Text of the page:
Saying that , it's still easier to understand then Glaswegian...
Ik ben een Brit in Nederland en ik heb geen enkel probleem hiermee, maar ik ben er dan ook geboren.
"Saying that , it's still easier to understand then Glaswegian..."
Curiously Glaswegians who've learned Dutch and German have no trouble in either language.
Pah! You just need some exercise :-)
I have no problems whatsoever.
"You end up having to clear your throat after every second word because in English you only make those sound when your trying to bring up a very stubborn bit of flem!"
In English that's "phlegm" but in Flemish, it's, uh.... ugh.
Being a Dutch person and having a good understanding of German as well I have to say I quite enjoy this topic!
I sincerely hope you meant "phlegm". That sort of thing is frowned upon, even in Europe.
Does anybody remember that quiz presented by Paul Coia, in which stupidly long words were a common part? I see a Wiki contributor has also remembered:
"In 1988 Coia became the host of the BBC gameshow Catchword, memorable for the fact that seemingly every contestant endeavoured to employ the words floccinaucinihilipilification or pneumonoultramicroscopicsilicovolcanoconiosis during their efforts. He has since presented a number of other quizzes on various satellite and cable channels."
I maintain some awful code.
Awful code? Or just code written by a person whose first language is not English, whose idea of a good variable name is therefore not the same as yours?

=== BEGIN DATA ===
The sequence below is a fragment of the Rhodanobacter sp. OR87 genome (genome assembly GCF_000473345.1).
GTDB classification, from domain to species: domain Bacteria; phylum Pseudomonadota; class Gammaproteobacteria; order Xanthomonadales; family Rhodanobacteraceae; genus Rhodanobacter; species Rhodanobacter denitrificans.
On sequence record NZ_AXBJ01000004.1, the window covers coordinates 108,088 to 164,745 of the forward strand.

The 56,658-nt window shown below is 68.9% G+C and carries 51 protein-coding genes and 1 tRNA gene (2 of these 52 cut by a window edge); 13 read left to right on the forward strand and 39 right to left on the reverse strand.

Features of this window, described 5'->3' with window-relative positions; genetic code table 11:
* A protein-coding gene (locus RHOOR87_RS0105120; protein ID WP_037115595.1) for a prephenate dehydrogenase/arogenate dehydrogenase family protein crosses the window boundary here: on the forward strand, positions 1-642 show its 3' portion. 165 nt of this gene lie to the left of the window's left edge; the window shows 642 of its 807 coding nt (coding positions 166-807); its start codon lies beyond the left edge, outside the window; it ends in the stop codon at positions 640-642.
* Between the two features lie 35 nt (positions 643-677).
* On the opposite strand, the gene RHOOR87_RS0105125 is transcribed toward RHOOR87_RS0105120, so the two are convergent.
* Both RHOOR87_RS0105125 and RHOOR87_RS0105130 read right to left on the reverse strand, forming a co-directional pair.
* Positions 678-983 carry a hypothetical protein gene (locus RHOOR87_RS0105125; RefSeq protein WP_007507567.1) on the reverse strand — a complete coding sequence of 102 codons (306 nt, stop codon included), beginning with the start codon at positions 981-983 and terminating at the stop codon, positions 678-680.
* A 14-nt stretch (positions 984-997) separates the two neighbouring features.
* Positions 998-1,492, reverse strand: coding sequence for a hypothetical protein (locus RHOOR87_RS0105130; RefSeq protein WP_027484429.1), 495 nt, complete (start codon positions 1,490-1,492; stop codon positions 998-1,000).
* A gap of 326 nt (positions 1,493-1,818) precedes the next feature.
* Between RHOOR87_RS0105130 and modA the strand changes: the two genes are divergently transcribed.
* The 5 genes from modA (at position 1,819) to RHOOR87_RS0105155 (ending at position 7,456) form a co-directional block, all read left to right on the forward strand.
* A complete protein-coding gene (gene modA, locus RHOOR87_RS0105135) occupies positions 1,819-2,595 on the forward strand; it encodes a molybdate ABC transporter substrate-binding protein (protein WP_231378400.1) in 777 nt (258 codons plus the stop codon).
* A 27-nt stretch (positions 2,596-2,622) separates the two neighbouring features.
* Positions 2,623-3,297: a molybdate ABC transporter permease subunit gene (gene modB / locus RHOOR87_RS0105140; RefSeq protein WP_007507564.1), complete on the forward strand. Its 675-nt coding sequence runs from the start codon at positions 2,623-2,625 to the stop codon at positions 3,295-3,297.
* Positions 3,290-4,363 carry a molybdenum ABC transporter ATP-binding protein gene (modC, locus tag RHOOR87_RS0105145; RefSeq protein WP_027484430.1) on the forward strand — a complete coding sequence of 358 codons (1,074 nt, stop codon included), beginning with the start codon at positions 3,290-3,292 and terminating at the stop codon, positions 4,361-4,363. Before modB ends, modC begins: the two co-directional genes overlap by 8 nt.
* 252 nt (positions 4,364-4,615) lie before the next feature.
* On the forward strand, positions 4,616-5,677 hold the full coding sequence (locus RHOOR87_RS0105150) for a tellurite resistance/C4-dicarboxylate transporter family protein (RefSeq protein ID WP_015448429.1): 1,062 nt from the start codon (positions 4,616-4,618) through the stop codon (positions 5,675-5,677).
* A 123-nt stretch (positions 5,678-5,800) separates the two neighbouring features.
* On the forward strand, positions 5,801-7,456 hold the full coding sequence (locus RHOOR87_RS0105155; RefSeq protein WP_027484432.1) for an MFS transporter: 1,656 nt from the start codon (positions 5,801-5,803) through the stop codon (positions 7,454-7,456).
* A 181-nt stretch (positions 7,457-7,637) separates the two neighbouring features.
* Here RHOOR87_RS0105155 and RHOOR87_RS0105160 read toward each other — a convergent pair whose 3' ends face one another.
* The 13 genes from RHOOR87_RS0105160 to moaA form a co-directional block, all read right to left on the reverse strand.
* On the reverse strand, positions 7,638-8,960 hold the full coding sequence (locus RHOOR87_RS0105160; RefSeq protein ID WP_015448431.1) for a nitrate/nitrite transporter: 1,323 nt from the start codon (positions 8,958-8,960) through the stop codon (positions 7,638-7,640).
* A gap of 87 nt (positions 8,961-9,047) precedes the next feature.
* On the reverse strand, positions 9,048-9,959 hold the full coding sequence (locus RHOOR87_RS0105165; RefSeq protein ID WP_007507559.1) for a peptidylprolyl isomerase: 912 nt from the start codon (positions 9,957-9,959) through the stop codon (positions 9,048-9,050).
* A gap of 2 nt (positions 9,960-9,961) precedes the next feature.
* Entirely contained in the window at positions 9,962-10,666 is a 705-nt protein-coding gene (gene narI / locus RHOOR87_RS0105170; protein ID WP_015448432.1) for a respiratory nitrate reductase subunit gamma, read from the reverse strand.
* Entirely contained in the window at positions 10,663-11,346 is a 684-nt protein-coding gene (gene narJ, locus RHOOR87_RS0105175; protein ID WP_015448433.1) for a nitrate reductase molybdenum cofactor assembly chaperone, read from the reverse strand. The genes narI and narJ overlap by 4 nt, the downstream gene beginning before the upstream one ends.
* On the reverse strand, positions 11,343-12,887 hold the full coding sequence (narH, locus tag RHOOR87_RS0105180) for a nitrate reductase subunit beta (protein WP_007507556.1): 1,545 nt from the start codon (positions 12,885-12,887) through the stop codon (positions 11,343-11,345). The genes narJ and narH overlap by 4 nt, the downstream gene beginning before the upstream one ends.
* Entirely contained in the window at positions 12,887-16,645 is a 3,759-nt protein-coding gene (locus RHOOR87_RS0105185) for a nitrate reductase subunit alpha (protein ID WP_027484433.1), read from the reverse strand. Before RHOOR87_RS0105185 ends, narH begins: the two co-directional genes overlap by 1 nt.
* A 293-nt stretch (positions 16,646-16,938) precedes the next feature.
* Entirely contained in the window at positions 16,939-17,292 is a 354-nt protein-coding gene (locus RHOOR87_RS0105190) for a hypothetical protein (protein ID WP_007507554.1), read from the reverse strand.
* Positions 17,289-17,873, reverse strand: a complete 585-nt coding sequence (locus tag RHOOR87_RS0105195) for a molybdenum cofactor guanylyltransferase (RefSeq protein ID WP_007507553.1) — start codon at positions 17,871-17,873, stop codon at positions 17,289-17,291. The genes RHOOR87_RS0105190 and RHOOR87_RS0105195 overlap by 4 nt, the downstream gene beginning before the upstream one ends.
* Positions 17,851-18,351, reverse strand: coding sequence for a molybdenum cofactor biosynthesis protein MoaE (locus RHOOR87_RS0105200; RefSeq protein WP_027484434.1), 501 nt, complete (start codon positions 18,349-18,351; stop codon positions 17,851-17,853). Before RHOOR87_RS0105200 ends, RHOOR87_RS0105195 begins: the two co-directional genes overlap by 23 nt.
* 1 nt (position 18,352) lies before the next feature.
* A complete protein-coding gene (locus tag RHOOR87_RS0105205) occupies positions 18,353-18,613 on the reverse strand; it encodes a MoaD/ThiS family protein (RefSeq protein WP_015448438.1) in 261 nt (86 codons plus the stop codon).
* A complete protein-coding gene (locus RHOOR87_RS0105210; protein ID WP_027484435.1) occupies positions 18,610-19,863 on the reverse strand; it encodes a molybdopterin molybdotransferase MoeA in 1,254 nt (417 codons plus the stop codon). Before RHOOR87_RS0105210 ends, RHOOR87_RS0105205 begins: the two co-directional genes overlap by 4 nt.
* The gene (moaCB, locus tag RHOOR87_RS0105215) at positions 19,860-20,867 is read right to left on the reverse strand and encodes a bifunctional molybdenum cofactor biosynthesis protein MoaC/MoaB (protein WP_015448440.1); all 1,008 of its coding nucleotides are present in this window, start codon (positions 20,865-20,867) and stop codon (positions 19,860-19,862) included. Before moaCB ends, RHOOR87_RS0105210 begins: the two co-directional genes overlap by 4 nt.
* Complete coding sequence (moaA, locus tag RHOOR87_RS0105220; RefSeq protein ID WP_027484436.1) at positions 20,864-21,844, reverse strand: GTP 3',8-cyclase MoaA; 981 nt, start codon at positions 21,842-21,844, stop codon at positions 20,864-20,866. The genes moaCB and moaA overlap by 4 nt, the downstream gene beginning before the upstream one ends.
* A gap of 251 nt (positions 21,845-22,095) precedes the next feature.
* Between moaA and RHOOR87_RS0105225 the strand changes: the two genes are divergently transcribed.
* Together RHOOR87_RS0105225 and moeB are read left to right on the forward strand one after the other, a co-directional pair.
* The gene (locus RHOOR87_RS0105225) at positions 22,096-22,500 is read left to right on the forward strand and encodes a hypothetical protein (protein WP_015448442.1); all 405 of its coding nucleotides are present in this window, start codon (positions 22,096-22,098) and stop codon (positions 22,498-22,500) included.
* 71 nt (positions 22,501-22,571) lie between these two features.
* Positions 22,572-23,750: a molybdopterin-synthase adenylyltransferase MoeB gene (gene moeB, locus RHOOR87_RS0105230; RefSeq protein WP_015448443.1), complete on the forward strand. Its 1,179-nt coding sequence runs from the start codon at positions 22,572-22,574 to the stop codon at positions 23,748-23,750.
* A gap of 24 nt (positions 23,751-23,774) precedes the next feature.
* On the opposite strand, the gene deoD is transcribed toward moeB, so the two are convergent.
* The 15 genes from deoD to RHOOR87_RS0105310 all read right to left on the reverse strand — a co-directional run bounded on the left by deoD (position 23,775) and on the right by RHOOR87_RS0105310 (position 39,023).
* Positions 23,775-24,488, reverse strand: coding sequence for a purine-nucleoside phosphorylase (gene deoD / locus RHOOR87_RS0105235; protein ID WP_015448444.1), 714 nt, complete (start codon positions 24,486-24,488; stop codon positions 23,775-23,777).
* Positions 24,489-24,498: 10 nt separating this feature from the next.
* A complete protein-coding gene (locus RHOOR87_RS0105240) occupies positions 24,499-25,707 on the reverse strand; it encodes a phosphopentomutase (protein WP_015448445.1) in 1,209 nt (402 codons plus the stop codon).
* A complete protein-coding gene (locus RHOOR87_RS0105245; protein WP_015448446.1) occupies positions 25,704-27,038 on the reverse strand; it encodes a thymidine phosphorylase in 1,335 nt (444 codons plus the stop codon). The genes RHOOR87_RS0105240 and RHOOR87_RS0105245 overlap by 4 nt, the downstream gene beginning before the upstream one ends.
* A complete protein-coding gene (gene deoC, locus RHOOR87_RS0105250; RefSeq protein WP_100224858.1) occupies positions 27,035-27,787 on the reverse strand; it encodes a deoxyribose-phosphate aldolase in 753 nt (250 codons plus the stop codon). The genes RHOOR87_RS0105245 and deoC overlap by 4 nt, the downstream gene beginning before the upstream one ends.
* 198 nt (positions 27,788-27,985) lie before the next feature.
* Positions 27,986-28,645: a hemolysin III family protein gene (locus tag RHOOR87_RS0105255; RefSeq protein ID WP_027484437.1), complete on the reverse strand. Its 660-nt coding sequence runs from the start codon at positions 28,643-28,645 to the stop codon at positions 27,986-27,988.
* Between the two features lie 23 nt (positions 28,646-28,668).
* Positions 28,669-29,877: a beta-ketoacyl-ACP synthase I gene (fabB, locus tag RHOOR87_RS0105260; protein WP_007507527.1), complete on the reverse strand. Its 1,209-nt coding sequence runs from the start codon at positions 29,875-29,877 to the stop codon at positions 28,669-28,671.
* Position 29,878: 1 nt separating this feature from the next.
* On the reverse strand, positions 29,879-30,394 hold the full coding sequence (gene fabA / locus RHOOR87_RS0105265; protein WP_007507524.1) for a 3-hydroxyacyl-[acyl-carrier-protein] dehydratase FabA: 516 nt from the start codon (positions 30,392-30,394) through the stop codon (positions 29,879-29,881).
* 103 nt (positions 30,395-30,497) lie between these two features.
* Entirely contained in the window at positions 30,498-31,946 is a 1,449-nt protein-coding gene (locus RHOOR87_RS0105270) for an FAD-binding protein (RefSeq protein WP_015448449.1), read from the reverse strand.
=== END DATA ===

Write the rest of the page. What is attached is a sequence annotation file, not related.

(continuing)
Yes, absolutely awful code.
Written by a person who's native language was English.
Who's idea of a good variable name involves some of the worst hungarianesque notation (in an ide that will frigging tell you what type and what class a method belongs to) that I've ever seen.
tank <-> Schutzengrabenvernichtungpanzerkraftwagen
Or just Panzer?
It's "Panzerkampfwagen" often shortened to 'Pzkpfw'.
"Panzer" is just armour, in general - in many cases this still works but that's not what it's actually called.
In English we also refer to some vehicles in official literature as 'Armoured Fighting Vehicle' - which is the same thing.
I just road tested 'Armoured Fighting Vehicle' and 'Schutzengrabenvernichtungpanzerkraftwagen' on my (German) girlfriend. Even she agrees 'Armoured Fighting Vehicle' is easier to say, but reckons 'Schutzengrabenvernichtungpanzerkraftwagen' sounds like it has a more finely engineered feel to it and is probably the less pleasant to have pointed at you in anger, but might be useful in traffic jams.
German (and Turkish and others) basically don't put spaces in a noun phrase, so there's no real significance to the length of a "word" and you're free to invent your own. Worth noting that spaces are actually a relatively modern development in writing. Theancientsdidn'tusespacesatall.
"German (and Turkish and others) basically don't put spaces in a noun phrase"
Yes, but that does not make them agglutinative languages, which is a rather different thing. In an agglutinative language, if you separate the different morphemes, they do not really make sense just standing there by themselves.
German wouldn't be an agglutinative language, though, as it's only nouns that get lumped together like that. Prepositions, articles (or other means of expressing definiteness) etc. are not included.
Due to extremely poor eyesight I have high magnification reading glasses, which means the longest word I can see all in one go in this type size is about 10 letters. Makes long words quite inconvenient...